Tag Archives: World Statistics

Adult Education Attainment and Assessment Scores: A Cross-National Comparison

Cover image of Stats in Brief, an NCES 2018 publication featuring Adult Education Attainment and Assessment Scores: A Cross-National Comparison.

This report on Adult Education Attainment and Assessment Scores: A Cross-National Comparison from the U.S. Department of Education (see link below) builds upon the

findings in the earlier National Center for Education Statistics (NCES) report (Goodman et al. 2013) to provide
additional cross-national comparisons of adult literacy and numeracy proficiencies by education attainment. Specifically, the brief highlights differences between
several countries in the average literacy and numeracy scores for adults at different levels of education attainment. The brief further compares gaps in literacy and numeracy scores between adults of higher
and lower education attainment across participating countries.
The results from the earlier NCES reports indicated that adults in the United States performed lower than or not measurably different from the PIAAC international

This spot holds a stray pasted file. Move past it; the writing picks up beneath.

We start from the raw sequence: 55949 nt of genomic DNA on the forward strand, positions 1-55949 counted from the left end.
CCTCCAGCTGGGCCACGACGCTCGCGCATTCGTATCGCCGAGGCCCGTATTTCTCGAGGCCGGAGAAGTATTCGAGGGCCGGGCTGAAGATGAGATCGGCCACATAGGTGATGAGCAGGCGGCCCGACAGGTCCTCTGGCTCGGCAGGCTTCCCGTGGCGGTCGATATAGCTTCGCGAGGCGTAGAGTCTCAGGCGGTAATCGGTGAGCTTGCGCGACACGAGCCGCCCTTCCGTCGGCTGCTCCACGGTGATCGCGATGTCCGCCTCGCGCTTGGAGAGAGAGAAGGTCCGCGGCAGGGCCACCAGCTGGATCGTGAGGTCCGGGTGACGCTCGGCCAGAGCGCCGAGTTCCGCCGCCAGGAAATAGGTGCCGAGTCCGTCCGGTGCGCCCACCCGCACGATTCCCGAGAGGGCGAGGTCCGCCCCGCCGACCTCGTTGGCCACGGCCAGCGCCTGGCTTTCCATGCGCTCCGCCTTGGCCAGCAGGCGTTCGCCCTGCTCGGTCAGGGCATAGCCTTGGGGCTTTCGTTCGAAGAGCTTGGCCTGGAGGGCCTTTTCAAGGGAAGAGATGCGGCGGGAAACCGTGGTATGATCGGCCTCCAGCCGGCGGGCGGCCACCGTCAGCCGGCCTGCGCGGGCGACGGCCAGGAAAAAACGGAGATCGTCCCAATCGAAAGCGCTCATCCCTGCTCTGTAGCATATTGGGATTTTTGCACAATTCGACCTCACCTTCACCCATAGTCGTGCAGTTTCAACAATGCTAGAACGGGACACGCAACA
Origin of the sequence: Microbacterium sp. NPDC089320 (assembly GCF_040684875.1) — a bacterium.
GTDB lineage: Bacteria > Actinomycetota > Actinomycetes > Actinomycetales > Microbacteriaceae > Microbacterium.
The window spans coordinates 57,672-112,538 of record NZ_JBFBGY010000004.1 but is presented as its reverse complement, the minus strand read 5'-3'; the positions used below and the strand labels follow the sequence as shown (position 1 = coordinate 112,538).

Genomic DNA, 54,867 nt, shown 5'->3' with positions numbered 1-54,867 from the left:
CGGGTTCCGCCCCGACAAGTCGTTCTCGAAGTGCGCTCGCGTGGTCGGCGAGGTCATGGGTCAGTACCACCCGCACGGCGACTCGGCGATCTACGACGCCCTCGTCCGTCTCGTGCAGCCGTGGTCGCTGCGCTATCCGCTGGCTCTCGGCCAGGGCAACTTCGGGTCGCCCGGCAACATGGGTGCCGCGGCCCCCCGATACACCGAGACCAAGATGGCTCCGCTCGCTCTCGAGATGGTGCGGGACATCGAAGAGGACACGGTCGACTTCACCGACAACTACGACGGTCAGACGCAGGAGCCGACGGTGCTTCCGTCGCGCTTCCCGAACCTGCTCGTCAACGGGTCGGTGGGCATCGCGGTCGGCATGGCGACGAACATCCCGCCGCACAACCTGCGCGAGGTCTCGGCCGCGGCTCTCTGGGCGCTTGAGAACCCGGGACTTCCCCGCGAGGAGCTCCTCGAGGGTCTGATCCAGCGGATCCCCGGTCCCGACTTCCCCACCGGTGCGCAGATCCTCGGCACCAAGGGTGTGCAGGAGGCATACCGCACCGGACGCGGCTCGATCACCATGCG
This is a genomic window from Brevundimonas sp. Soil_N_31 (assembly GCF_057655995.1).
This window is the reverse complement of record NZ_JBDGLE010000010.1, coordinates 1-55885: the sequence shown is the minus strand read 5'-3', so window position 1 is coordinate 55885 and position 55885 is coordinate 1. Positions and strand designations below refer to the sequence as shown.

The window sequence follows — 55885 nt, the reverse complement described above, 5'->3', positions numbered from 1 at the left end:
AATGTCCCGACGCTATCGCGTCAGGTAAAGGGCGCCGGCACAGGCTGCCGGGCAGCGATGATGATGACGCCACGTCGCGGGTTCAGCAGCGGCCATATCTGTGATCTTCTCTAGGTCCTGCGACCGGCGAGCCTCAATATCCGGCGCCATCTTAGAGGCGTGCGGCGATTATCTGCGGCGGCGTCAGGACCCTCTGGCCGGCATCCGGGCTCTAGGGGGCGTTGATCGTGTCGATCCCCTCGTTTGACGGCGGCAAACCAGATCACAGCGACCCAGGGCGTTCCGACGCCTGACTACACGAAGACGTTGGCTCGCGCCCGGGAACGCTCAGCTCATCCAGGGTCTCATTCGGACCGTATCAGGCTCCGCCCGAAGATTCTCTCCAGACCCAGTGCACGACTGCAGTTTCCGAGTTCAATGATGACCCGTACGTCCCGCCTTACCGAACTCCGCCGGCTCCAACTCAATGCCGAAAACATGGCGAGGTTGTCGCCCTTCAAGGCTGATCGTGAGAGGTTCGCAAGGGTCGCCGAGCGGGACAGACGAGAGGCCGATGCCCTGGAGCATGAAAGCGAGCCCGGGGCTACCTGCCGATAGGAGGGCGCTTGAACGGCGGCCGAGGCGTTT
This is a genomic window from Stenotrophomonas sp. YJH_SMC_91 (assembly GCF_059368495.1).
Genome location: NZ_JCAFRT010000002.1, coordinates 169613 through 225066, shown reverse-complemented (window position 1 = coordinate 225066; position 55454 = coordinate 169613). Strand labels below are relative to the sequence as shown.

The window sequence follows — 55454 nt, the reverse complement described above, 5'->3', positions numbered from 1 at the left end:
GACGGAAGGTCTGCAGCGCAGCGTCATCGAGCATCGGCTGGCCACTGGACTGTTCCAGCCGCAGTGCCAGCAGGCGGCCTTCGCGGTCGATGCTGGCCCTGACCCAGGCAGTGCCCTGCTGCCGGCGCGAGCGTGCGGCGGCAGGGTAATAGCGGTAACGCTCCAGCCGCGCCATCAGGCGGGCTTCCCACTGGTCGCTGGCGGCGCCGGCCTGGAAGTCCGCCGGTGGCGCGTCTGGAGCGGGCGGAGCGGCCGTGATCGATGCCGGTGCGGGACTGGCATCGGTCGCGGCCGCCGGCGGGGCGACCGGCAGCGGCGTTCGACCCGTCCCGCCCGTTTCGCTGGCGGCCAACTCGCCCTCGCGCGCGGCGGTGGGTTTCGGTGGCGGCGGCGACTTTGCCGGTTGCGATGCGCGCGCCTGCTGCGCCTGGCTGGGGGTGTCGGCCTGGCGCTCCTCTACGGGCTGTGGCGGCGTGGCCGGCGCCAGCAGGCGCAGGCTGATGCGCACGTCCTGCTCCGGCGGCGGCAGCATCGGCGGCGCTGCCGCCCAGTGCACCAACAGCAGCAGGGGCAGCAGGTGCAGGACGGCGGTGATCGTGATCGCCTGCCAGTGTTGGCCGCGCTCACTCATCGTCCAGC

average in literacy and in numeracy (Goodman et al. 2013, Rampey et al.)
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Poverty in the U.S.

An op ed by Angus Deaton in the January 24, 2018 edition of the New York Times, entitled “The U.S. Can No Longer Hide From Its Deep Poverty Problem,” discusses the numbers of U.S. citizens who live in poverty as deep as those in developing nations.

Poverty 2018

Graphic, New York Times

“When we compare absolute poverty in the United States with absolute poverty in India, or other poor countries, we should be using $4 in the United States and $1.90 in India.

Once we do this, there are 5.3 million Americans who are absolutely poor by global standards. This is a small number compared with the one for India, for example, but it is more than in Sierra Leone (3.2 million) or Nepal (2.5 million)…”

The graph above depicts the number of people who live on $4 or less per day and where the U.S. poor sit in relation to the poor in other Western countries.. In the U.S. the plight of the poor is exacerbated by lack of affordable housing. These costs are usually missed by World Bank estimates.

Angus Deaton is a professor of economics and international affairs emeritus at Princeton University, the presidential professor of economics at the University of Southern California and the 2015 Nobel laureate in economics.

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